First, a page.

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Trading Substance For Style

POSTCARD FROM WASHINGTON

By Riad M. Abrahams

Interning on Capitol Hill necessarily steeps one in a daily flood of political information and expert analysis. And yet, of the numerous political analysts who attempt to interpret the latest developments and character of the '96 presidential campaign, none have surpassed that greatest of social critics, Shakespeare, in capturing the essence of Election '96.

Shakespeare wrote through a character's voice in "Timon of Athens," "Every man has his fault and honesty is his."

Poll after poll describes an American public at once enamored of Bob Dole's character and integrity and at the same time casting their future vote for President Clinton. Bob Dole's honesty, the moral fortitude he has cultivated through his many years of service to this country, has now become his Achilles heel. Every man has his fault, and honesty is Bob Dole's.

To be sure, when 35 percent of Americans in a U.S. News and World Report poll describe President Clinton as somewhat or very dishonest, and 70 percent of Americans in the same poll characterize Dole as somewhat or very moral while at the same time casting their votes for Clinton, society must be sending a message. Americans today have either lost their moral judgement or relegated it to the lowest position on the hierarchy of issues upon which they choose their political candidates.

Most political pundits subscribe to the latter rationale. Their proverbial argument amounts to proclaiming that Dole's advanced age and inability to communicate account for Clinton's lead in election polls. The same U.S. News and World Report poll substantiates this analysis. Fifty-four percent of Americans would vote for a candidate with serious concerns about his character but with a similar political bent, while only 31 percent would vote for the individual whose character they respect but whose opinions they do not favor.

Many have brushed aside Clinton's character flaws, proclaiming them secondary to his ability to carry out the office of the presidency. My political bias aside, this is preposterous.

On the one hand, to assume that an individual's character can be of little consequence to his ability to act is to deny that the decisions that same individual makes are predicated upon his conception of right and wrong. President Clinton may have had an inexperienced staff. Indeed, he is entitled to the few honest mistakes which characterize any president's first years in office. But the endless list of scandals smearing his administration from day one--the honest "bureaucratic snafus"--cannot be digested without making the connection between Clinton's character and his maligned administration.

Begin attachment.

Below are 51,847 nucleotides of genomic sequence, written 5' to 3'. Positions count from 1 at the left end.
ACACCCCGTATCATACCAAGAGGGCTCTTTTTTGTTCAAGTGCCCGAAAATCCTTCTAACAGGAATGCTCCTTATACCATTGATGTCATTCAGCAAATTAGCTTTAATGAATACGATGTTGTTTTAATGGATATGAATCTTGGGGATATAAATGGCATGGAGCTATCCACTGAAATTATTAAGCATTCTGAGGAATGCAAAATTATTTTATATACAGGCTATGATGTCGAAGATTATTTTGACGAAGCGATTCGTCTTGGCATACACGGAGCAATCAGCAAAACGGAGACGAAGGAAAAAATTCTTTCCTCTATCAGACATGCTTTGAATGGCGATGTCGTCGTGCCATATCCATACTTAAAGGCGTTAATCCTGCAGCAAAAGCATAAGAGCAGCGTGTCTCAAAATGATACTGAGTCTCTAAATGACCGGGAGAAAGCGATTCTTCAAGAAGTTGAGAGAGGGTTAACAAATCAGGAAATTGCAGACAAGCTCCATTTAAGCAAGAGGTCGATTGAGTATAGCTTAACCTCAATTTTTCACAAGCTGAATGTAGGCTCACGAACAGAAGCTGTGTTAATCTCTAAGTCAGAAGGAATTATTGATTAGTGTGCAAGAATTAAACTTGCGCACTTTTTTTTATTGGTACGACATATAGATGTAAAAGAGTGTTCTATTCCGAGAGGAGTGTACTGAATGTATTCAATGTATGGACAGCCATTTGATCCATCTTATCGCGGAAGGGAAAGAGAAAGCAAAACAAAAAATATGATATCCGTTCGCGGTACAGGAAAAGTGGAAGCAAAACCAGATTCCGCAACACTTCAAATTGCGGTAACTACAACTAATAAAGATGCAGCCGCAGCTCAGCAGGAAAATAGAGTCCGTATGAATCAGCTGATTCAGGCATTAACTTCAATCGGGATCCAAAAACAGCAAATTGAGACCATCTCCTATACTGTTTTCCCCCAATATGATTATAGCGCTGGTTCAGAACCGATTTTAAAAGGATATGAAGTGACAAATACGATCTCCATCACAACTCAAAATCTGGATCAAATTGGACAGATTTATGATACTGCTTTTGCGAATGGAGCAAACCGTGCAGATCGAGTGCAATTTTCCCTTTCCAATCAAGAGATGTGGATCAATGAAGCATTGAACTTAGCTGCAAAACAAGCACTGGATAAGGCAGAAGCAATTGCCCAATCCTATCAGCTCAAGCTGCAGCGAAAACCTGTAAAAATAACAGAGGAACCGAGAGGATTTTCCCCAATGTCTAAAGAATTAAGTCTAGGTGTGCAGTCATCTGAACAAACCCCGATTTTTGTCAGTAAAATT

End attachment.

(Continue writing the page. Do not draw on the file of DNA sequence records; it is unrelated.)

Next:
Clinton's questionable character is rooted in his blended conception of right and wrong. Granted, the scandals have entitled themselves to the exaggerative tendencies of the Republican Congress, but to the extent that they continue to reflect a fundamental disrespect for the offices of our government, they must resonate with an America whose traditional optimism has been based upon the integrity of its citizens and its government.

The effects of Whitewater or Travelgate reverberate little through American society. It might be true that Clinton's loose definition of marriage and fidelity has little effect on his ability to carry out the presidency. But as the seizure of the files demonstrates, there is a definite point where flexible integrity leads to horribly misguided decisions. With the memories of Hoover's FBI still vivid, we cannot help but attribute the seizure of the FBI files to the lack of morality and integrity within the Clinton Administration--a want which evidently traces itself from the lowest administration employees to Clinton himself.

Americans today have cast integrity aside in favor of oratory eloquence and political craftsmanship, and they remain oblivious to the consequences. Regardless of whether Clinton was ultimately responsible for the seizure of the FBI files, that the decision behind the seizure was motivated by a thought process valuing use over principle proves that loose ethics and responsibility do not mix.

We cannot call ourselves sane and at the same time convince ourselves that the decision process lies independent of an individual's moral conception. The notion of ethics is rooted in an individual's ability to have his actions and decisions reflect his moral standing. And clearly, if we are to have a capable president, one fit to inhabit the most respected office in the United States, in the world, we cannot delude ourselves into thinking that because he may stand for my belief, he won't amorally sacrifice that belief in the name of political gain.

It baffles my imagination that Americans can so distrust an individual and yet prepare themselves to cast their vote for him. To be sure, Dole is partly responsible for a poorly-run campaign. But it is my hope that America has not sacrificed its moral fortitude in the selfish hope that partisanship and political efficiency--and here, Clinton's administration hardly is at home--ought to be given greater importance than a candidate's core integrity. Trust has formed the core of our nation since its inception and we must not allow it to fall to the wayside in favor of hypocrisy and deception.

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